Periscope Depth

now let's get it all in perspective

You caught me on a busy day, so just some links to get us started.

First, our nation’s capital has gone under martial law:

D.C. police will seal off entire neighborhoods, set up checkpoints and kick out strangers under a new program that D.C. officials hope will help them rescue the city from its out-of-control violence.

Under an executive order expected to be announced today, police Chief Cathy L. Lanier will have the authority to designate “Neighborhood Safety Zones.” At least six officers will man cordons around those zones and demand identification from people coming in and out of them. Anyone who doesn’t live there, work there or have “legitimate reason” to be there will be sent away or face arrest, documents obtained by The Examiner show.

Though the guys at Cato still aren’t getting any of my money (too many conservatives on their payroll), I do appreciate a good smackdown of National Review as much as anyone:

Andrew McCarthy:If we are detaining such a terrorist, it is because we already know he is a terrorist.

Except when they’re not terrorists.

I love the use of hypertext for irony. I love the era that’s made that possible.

In juvenile delinquency news: I can think of no better way to get children to hate Robert Frost than making them study his poetry as punishment:

More than two dozen young people who broke into Robert Frost’s former home for a beer party and trashed the place are being required to take classes in his poetry as part of their punishment.

Using “The Road Not Taken” and another poem as jumping-off points, Frost biographer Jay Parini hopes to show the vandals the error of their ways – and the redemptive power of poetry.

“I guess I was thinking that if these teens had a better understanding of who Robert Frost was and his contribution to our society, that they would be more respectful of other people’s property in the future and would also learn something from the experience,” said prosecutor John Quinn.

Now granted, vandalizing Robert Frost’s home for a wicked kegger is pretty despicable. I have no sympathy for these punks. But – seriously? You think lecturing them on poetry at gunpoint will strike them as anything but torture?

On the lighter side of things, The Smoking Gun got their hands on Iggy Pop and the Stooges’ concert rider. It’s an insane, hilarious glimpse into the mind of a bizarre man:

3 X MARSHALL VBA BASS AMPLIFIERS: Make sure they’re good ones or we’ll all end up as wormlike web-based life forms in the bass player’s online literary diarrhea. Honestly. He’s like a sort of Internet Pepys or Boswell, except without the gout and syphilis. For all I know.

He works in an ICP diss on the first page too. And there’s 17 more!

For those of you who wondered why I never backed Ron Paul during the early stages of the Republican runoff, Jim Henley explains it better than I can:

The full measure of Paul’s failure isn’t even that he’s not going to be the Republican nominee. It’s that, even since everyone else dropped out of the race but Paul and McCain, he’s still been losing to Mike Huckabee in every state where the Huckster was on the ballot except Pennsyvlania. (Paul was born in Pennsylvania.) Idaho is the only other primary state where he broke 10%. (He hit low double-digits in a few caucus states.) He has 35 delegates by CNN’s reckoning. Huckabee has 275 and Romney 255. With his $30 million in donations, he’s barely breaking the million-bucks-a-delegate mark. That’s ten times the much-ridiculed rate of Mitt Romney.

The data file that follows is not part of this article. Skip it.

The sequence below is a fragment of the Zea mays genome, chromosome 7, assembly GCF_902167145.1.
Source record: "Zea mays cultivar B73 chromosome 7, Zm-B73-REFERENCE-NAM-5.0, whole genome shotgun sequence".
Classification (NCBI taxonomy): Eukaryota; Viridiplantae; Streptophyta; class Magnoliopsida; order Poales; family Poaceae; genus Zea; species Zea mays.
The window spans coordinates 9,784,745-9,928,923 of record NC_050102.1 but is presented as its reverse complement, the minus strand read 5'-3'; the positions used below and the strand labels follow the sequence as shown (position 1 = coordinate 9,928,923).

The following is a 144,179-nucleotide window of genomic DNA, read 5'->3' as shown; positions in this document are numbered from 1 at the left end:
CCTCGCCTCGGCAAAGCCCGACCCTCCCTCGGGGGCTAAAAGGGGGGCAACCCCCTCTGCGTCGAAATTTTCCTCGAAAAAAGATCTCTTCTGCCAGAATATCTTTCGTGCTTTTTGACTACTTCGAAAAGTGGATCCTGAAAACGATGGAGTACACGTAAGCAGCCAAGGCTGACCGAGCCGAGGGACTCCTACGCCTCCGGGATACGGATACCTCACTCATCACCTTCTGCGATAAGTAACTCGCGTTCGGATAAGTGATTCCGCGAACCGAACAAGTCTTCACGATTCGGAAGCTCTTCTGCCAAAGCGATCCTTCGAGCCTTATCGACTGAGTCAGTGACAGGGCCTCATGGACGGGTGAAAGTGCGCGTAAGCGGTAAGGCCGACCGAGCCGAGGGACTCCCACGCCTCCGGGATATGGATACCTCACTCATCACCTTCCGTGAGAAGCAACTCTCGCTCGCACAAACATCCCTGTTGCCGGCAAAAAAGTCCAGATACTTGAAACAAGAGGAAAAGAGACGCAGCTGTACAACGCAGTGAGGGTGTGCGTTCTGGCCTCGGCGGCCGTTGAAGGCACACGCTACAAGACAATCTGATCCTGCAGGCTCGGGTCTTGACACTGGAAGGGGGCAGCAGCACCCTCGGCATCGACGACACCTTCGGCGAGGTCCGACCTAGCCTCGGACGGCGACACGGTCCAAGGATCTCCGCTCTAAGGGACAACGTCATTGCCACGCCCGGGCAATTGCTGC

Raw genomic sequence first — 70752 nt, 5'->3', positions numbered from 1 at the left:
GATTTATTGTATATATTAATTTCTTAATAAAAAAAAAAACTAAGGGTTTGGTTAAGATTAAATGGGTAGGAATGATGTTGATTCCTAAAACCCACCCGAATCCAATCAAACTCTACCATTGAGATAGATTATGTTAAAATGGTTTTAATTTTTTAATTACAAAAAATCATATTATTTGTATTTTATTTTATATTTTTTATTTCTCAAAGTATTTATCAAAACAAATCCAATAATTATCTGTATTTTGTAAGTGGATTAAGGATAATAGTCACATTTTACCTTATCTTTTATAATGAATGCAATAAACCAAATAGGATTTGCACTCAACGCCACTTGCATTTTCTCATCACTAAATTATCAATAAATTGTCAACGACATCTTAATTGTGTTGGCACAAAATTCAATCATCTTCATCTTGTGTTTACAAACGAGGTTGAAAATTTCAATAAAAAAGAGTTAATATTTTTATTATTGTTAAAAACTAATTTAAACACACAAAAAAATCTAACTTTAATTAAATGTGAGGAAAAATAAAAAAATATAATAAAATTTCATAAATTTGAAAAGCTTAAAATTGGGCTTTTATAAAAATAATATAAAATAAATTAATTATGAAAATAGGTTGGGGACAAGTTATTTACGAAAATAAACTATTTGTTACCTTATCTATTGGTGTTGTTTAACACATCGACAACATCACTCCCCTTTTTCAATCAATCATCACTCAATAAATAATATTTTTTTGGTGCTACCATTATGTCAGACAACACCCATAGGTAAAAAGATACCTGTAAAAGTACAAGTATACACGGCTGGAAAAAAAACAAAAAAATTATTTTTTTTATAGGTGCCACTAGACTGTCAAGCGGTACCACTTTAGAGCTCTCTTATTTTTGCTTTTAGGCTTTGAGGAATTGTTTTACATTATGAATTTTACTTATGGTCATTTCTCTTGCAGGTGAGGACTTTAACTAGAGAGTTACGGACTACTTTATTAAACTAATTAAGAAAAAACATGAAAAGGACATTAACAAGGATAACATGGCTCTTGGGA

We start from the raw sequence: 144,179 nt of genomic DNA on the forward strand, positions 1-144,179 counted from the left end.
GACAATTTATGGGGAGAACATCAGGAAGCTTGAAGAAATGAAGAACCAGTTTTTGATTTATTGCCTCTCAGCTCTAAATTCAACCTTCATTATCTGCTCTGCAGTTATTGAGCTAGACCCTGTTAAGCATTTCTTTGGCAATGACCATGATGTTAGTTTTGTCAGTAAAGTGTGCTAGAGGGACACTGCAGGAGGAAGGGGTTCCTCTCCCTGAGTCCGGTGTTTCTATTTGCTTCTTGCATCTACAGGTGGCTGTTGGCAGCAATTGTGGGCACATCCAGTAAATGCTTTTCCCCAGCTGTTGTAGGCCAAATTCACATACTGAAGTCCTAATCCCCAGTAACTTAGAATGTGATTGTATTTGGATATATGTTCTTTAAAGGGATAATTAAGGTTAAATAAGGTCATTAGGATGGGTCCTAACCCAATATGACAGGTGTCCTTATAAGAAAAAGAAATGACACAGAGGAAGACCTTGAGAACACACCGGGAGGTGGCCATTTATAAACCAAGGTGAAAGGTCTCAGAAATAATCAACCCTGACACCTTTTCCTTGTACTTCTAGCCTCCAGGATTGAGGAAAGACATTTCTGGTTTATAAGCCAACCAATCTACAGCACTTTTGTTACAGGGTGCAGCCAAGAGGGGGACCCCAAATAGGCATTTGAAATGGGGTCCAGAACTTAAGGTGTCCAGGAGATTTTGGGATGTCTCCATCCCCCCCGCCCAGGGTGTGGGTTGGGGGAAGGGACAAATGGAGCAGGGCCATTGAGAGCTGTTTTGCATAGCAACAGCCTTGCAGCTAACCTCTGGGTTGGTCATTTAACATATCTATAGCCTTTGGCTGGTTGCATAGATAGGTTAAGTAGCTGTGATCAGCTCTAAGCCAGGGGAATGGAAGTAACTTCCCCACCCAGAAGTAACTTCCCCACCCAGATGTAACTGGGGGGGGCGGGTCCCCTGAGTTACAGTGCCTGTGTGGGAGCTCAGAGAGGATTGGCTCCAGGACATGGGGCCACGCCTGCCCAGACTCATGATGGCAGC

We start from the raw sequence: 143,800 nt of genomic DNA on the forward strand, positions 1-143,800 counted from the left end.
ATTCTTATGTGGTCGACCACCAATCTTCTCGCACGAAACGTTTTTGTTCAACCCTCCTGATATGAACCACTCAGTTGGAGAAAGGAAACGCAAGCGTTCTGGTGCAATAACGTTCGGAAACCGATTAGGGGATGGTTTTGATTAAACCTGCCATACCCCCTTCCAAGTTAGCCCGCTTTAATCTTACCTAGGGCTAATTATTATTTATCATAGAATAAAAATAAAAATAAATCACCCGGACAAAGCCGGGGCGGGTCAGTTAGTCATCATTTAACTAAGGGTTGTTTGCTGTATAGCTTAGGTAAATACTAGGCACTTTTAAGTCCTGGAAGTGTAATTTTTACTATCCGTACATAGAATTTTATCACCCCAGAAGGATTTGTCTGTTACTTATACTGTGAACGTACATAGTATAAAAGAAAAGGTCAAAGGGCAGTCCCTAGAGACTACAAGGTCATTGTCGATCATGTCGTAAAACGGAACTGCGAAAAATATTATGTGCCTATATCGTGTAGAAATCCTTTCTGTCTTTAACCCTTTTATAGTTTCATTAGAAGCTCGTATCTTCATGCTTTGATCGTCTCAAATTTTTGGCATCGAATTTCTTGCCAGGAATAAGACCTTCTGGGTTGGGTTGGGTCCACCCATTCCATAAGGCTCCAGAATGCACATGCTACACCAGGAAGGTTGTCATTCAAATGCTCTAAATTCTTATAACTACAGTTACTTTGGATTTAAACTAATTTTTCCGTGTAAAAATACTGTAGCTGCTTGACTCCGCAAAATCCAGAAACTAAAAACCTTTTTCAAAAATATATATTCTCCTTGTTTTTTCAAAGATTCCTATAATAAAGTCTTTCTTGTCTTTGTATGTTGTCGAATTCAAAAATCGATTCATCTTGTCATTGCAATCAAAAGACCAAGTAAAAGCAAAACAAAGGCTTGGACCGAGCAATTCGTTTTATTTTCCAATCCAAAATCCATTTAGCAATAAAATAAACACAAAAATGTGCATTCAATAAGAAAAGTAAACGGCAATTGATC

Paul failed to win any states, to move the GOP debate in his direction, to accrue significant delegates or to leverage his fund-raising into a third-party run. And word is he’s staying quiet about endorsing an independent because he doesn’t want the Congressional GOP leadership to strip him of committee assignments come the fall. Paul accomplished the one thing he’s always been good at: using political appeals to get people to send money. I don’t feel freer.

Finally, if the economics of gas prices baffle you beyond the ability to reason, I suppose prayer is a reasonable response:

unlike the customers rolling up to the station’s pumps this week, resigned to the fact that their wallets were about to take a beating, Rocky Twyman and company had a plan to bring that number tumbling down.

They would ask God to do it.

“Our pockets are empty, but we’re going to hold on to God!” Twyman, a community organizer from Rockville, said as he and seven other people formed a semicircle, held hands and sang, pleading for divine intervention to lower fuel prices.

It was the latest demonstration by Twyman’s movement, Pray at the Pump, which began in April. Since then, he has held group prayers at gas stations as far away as San Francisco, garnering international media attention and even claiming success in at least a couple of cases.

I’d get more irate, but I don’t suppose praying to lower gas prices is any more ridiculous than praying for a cancer patient to get better, or praying for your football team to win, or praying for peace in the Middle East. So who am I to throw stones?

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